Benghazi attack: Will Senate inquiry be a factor in presidential election?
Senator Lieberman says his committee will try to ‘find out what happened and why’ in the Benghazi attack, but panel staff say the information-gathering stage is unlikely to be finished by the election.
J. Scott Applewhite/AP/File
In the midst of intense politicization of the Sept. 11 attack on the US Consulate in Benghazi, Libya, a Senate committee has announced it will conduct what it assures will be an “independent, bipartisan” inquiry into the deadly assault.
Sen. Joe Lieberman (Ind.) of Connecticut says his Homeland Security and Government Affairs Committee will try to “find out what happened and why” and to determine factors ranging from “threat awareness” before the attack to the adequacy of security provisions for US diplomatic personnel in Benghazi and in Libya as a whole.
Noting that four US diplomats, including the ambassador to Libya, Christopher Stevens, lost their lives in the terrorist attack, Senator Lieberman and ranking committee member Susan Collins (R) of Maine said, “Those four men, their loved ones, and the American people deserve a full and fair accounting of why and how that tragedy occurred.”
It seems unlikely that the committee’s inquiry – which joins another investigation ordered by Secretary of State Hillary Rodham Clinton – will get very far before an election that is just three weeks away. Committee staff say the inquiry is unlikely to move beyond the information-gathering stage before Nov. 6.
In the meantime, the Benghazi attack is becoming the central theme of Mr. Romney’s attack on Mr. Obama’s foreign policy – an area in which the president has enjoyed a clear advantage over Romney in opinion surveys.
But Obama’s lead over Romney in the area of handling international affairs is closing, recent polls show – a trend that appears to have convinced Republicans that attacking Obama for “weakness” by highlighting Benghazi is paying off.
Republican vice-presidential candidate Paul Ryan continues to hammer at Benghazi as the poster child for what he says is the administration’s “chaotic” and “crumbling” foreign policy.
Other Republicans have seized on Benghazi in advancing this theme of “failure.” Sen. Lindsay Graham of South Carolina said on CBS’s “Face the Nation” Sunday that the administration took too long to come to the conclusion that what happened in Benghazi was a “terrorist attack,” adding, “Either they’re misleading the American people or incredibly incompetent.”
Republicans insist that information was available within hours of the deadly assault to confirm it was not the case of a riot appropriated by extremists, while the administration says investigations are still determining exactly what happened in Benghazi.
"To this day we do not have a complete picture, we do not have all the answers" as to what happened in Benghazi, Secretary Clinton said Friday. "There is much we still don't know, and I am the first to say that."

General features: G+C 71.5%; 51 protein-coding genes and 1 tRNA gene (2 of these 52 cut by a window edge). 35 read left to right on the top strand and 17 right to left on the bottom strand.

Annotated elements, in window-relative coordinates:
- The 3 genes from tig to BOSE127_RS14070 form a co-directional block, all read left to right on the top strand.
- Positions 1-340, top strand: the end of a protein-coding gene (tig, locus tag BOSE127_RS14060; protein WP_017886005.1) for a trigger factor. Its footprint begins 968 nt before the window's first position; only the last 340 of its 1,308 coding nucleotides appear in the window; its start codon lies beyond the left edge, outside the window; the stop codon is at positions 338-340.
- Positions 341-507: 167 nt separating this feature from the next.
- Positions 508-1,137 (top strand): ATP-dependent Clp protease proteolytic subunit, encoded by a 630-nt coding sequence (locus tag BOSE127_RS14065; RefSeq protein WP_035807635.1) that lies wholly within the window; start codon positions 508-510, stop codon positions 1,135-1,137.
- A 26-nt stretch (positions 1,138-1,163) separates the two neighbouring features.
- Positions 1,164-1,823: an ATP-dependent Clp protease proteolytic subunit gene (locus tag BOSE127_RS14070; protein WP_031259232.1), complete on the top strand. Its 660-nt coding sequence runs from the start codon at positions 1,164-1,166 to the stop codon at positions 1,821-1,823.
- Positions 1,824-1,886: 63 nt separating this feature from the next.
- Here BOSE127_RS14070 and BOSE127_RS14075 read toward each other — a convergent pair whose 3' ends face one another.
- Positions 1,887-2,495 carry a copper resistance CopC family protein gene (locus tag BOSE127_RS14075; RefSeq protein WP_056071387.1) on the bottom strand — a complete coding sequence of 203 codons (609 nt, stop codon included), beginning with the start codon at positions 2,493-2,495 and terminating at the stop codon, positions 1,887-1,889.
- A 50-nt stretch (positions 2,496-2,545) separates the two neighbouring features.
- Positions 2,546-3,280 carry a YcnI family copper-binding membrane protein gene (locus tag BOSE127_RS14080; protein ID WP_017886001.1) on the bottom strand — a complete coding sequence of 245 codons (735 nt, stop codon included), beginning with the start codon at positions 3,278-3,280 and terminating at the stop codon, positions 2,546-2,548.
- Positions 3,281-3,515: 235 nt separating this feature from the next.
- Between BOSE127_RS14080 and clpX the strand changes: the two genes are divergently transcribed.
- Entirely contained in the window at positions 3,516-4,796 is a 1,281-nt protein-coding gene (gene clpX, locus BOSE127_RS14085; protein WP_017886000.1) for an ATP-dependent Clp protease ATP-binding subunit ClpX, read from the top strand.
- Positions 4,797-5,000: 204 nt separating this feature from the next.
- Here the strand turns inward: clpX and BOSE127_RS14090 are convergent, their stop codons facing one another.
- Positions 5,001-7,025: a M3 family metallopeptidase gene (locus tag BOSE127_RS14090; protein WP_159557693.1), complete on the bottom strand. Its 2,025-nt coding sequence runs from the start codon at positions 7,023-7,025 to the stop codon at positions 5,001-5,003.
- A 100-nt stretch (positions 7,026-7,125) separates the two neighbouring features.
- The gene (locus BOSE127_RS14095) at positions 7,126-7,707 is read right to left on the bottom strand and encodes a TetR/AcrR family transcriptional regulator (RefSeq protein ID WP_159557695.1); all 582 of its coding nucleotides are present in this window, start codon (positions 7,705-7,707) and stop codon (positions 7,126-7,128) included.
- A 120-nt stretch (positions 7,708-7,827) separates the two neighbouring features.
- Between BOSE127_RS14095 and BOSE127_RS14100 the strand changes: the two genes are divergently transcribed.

Administration officials say there was nothing mendacious about the initial characterization of the attack as one of extremists taking advantage of a demonstration outside the Benghazi consulate, especially since US diplomatic missions in a number of Islamic countries were the target at the same time of protests over an anti-Islam video made in the United States.
The administration did not characterize destruction of the Benghazi consulate as terrorism until Sept. 20, when White House spokesman Jay Carney told reports it was “self-evident” the Benghazi assault was a “terrorist attack.”
A few days later, in comments at a high-level United Nations meeting on the Sahel region of Africa, Clinton hinted that the administration was seeing the hand of North African terrorist groups affiliated with Al Qaeda in the Benghazi attack.
The issue of Al Qaeda’s role in Benghazi is as politically fraught as any of the other aspects of the case. When it is raised, Democrats tend to point out that Obama has far surpassed former President George W. Bush in aggressively pursuing Al Qaeda’s leadership and regional affiliates, while Republicans say it was well known that Islamist extremists were operating in eastern Libya, and that the administration should have been prepared for something like what happened in Benghazi.
The question of preparedness leads to the issue of diplomatic security – another area of concern largely dominated by partisan rancor in the hothouse of a presidential and congressional campaign.
Republicans point to congressional testimony last week by some mid-level State Department officials that diplomats in Libya saw their requests for heightened security – including for Benghazi – turned down. Democrats counter that it is Republicans in Congress, including Congressman Ryan, who have engineered hundreds of millions of dollars in cuts to the State Department’s diplomatic security budget over recent years, even as the US has been called on to expand its diplomatic presence in increasingly volatile and dangerous places, such as Benghazi.